‘The Littlest Dream’ by Eric Laing – WOW! It has an oral-story telling quality and a flawless rhythm. It’s intriguing from the start and will appeal to adults and children, but, perhaps, on different levels. It’s reminiscent of ‘The Elves and the Shoemaker’ but – it’s not a mere reworking. It’s MUCH more than that. Tup, the mysterious little creature who is the secret helper is a marvellous creation.
There is humour and pathos. I loved the description of one of the inferior, counterfeit dolls as a ‘cycloptic Ruttleby’.
And the ending is very effective and affecting – no ‘happy ever after’ but moments of insight for Tuttleby, Tup and the reader into the nature of love and what really matters.
‘The Ephemeral Man’ by Heikki Hietala is simple and BEAUTIFUL. It has everything a tale of this sort should have. It has lyricism, and, again, a rhythm that lends itself to being spoken aloud. It’s life-affirming, wise and insightful. There is, one hopes, a happy ever afterlife for Omar and peace in this life for Mashood. A WONDERFUL tale.
AT THE WATER’S EDGE
‘At the Water’s Edge’ holds a poetically fluid trio. ‘The River’ by Cody James is the dark and gruesome tale of Mylene. The story has some classic elements – Mylene walks in a forbidden place, she pricks her finger, there’s a spinning wheel and a handsome but treacherous young man. The style of the telling is also classic fairytale. But this is Cody James writing. She sheds the skin from off the form, takes in the guts and remakes it. It’s brilliant, layered, original and perfect.
‘Said the Sea Witch’ by Kirsty Logan is poetry with incredible imagery. It’s a warning to be careful what you wish for and it’s a dream that turns to a nightmare. There is no happy ending – because beneath the imagery is an all too often nasty truth – the happy ending is often just a false dawn. This piece is short but says so much. Fabulous.
‘Hexing the Sexing’ by Penny Goring – the language drips, spurts, gushes and flows – it thrusts and it yields. It’s pure Penny. It’s ENTRANCING and clever and I clapped at the end.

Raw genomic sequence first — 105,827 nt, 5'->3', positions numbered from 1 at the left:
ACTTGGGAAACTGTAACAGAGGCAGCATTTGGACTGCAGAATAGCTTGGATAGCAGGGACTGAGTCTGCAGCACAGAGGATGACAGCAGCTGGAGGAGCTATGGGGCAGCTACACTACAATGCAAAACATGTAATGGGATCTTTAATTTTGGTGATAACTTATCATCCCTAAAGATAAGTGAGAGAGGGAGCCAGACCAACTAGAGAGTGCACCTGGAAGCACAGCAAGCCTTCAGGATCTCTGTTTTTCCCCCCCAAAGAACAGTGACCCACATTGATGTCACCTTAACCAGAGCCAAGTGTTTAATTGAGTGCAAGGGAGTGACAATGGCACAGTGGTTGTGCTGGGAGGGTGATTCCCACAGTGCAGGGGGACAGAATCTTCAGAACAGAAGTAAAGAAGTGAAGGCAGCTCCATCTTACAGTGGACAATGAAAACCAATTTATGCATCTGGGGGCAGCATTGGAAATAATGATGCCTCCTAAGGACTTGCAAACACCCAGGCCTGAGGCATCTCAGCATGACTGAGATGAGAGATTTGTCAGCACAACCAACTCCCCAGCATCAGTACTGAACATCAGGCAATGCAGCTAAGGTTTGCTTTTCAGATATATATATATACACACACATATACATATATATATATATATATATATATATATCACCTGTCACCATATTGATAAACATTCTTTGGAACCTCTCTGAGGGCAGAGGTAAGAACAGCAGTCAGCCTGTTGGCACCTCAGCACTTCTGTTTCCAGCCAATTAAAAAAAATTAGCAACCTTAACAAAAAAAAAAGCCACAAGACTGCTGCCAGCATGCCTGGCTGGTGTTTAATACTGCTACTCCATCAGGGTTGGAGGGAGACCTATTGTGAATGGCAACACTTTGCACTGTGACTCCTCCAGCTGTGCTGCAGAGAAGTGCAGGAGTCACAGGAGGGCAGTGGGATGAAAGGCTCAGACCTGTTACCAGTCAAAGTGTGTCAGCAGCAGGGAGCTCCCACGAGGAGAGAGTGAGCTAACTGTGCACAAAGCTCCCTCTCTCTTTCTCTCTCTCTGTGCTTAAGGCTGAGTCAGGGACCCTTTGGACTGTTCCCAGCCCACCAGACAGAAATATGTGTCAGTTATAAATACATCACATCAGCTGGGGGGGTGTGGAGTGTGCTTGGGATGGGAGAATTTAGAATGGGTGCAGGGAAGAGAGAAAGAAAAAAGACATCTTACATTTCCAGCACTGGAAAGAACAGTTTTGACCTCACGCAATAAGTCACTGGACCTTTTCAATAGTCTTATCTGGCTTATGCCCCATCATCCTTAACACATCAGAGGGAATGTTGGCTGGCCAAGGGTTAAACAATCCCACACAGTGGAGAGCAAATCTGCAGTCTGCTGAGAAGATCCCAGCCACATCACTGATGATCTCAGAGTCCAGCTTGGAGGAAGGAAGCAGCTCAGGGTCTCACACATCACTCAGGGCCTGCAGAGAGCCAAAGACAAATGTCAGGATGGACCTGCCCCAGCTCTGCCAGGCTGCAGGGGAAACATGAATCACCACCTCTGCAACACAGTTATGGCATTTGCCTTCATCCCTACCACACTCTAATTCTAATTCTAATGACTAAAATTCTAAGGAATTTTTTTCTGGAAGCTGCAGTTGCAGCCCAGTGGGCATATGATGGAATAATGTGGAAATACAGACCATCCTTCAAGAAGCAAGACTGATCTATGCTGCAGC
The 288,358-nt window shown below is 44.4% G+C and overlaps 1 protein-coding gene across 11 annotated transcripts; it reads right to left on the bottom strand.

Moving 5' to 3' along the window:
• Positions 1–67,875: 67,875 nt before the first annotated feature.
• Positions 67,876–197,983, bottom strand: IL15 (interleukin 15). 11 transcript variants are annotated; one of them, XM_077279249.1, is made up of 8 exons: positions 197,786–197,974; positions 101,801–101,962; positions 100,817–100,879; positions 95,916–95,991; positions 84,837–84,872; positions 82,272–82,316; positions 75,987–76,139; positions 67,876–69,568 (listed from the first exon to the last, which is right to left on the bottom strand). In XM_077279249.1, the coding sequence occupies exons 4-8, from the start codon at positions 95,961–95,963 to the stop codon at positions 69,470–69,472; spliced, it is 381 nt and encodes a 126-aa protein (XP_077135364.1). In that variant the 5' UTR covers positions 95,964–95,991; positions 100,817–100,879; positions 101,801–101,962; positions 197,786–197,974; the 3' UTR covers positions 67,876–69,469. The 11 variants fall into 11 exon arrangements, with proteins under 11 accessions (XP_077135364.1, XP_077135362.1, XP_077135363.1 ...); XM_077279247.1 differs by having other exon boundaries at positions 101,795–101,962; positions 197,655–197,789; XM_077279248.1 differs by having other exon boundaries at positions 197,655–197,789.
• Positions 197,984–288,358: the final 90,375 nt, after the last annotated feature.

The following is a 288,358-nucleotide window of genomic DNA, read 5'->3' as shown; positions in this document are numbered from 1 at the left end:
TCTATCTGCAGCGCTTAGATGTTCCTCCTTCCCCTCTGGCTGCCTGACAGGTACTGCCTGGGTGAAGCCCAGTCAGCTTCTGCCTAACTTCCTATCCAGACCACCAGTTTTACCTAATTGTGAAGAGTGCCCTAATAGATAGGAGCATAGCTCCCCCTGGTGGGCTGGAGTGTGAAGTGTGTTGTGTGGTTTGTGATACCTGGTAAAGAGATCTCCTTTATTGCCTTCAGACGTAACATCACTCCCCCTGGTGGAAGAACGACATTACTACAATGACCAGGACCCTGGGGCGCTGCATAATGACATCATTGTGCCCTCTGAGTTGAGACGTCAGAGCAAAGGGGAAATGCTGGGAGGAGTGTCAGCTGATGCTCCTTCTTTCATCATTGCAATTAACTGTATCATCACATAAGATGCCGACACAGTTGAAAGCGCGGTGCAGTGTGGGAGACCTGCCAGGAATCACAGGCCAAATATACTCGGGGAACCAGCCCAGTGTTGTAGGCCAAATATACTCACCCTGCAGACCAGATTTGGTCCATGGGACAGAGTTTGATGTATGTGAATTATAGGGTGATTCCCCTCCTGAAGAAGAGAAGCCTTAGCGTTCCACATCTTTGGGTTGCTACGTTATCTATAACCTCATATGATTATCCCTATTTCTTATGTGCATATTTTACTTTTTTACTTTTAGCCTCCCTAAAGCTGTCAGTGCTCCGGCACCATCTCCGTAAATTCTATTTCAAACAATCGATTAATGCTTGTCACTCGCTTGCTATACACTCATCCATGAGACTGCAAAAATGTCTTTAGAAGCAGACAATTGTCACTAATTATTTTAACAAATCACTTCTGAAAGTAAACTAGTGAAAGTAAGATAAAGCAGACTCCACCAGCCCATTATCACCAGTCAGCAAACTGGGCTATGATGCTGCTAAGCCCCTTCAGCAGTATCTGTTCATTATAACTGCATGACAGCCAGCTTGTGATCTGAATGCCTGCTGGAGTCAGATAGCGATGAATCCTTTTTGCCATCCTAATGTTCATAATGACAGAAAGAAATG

Sarah Spencer’s pictures in this part of the exhibition require you to stop and stare. They show terribly damaged beauty, and perfection that is horribly flawed. I saw all sorts of human fears represented in these faces just as they are in fairy tales.
‘Embers’ pictures by Shannon Moran – The embers of what? And whose fairytale? The pictures are provocative in that they provoke a strong reaction – well they did in this viewer. Several emotions and thoughts.
Shock – not in a prudish, outraged sense – just the shock of the unexpected. Fascination – with the beauty, with the poses, with the stories and the possibilities.
Amusement – a suspicion of subversion
Admiration – for the skill – of photographer and subject
Wonder -at the relationship between photographer, subject and viewer
Embers of old ideas of power and dominance in sexual relationships and the spark of a new dynamic?
A re-imagining and re-imaging of who and what a fairytale is for?
FAR NOT SO FAR AWAY
‘Far Not So Far Away’ – A tale set in a not too distant and scary future, a saga of unsatisfiable and blinkered desire and a Norse myth, form this trio of exhibits. Here the reader is confronted by legends from the past and warnings of what may be to come. The tone of all three urges us to listen and resist the temptation and corruption which could/will lead to our downfall.
‘Connected’ by Roland Denning – WOW! There’s a 1884 ish vibe here. The story’s set in a technologically controlled world where the boundaries between reality and fantasy, between sanity and madness are blurred, to say the least. It’s cleverly written and intriguing from the start. There is a feeling of menace throughout. This is Big Brother become Big Daddy – a warning of something that is terribly possible if we continue to give away our liberties so lightly and allow ouselves to be hypnotised by weasel words and celebrity. A SUPERB story.
‘The King and the Star’ by Harriet Goodchild has the feel of an oral story that would be told around a campfire. It’s gripping. There’s a young man on a quest to be king, a slaying, an infatuation, a flight for freedom. It’s bleak, Beautiful and sad. The imagery is visually rich – you’ll gasp. SPELLBINDING story telling.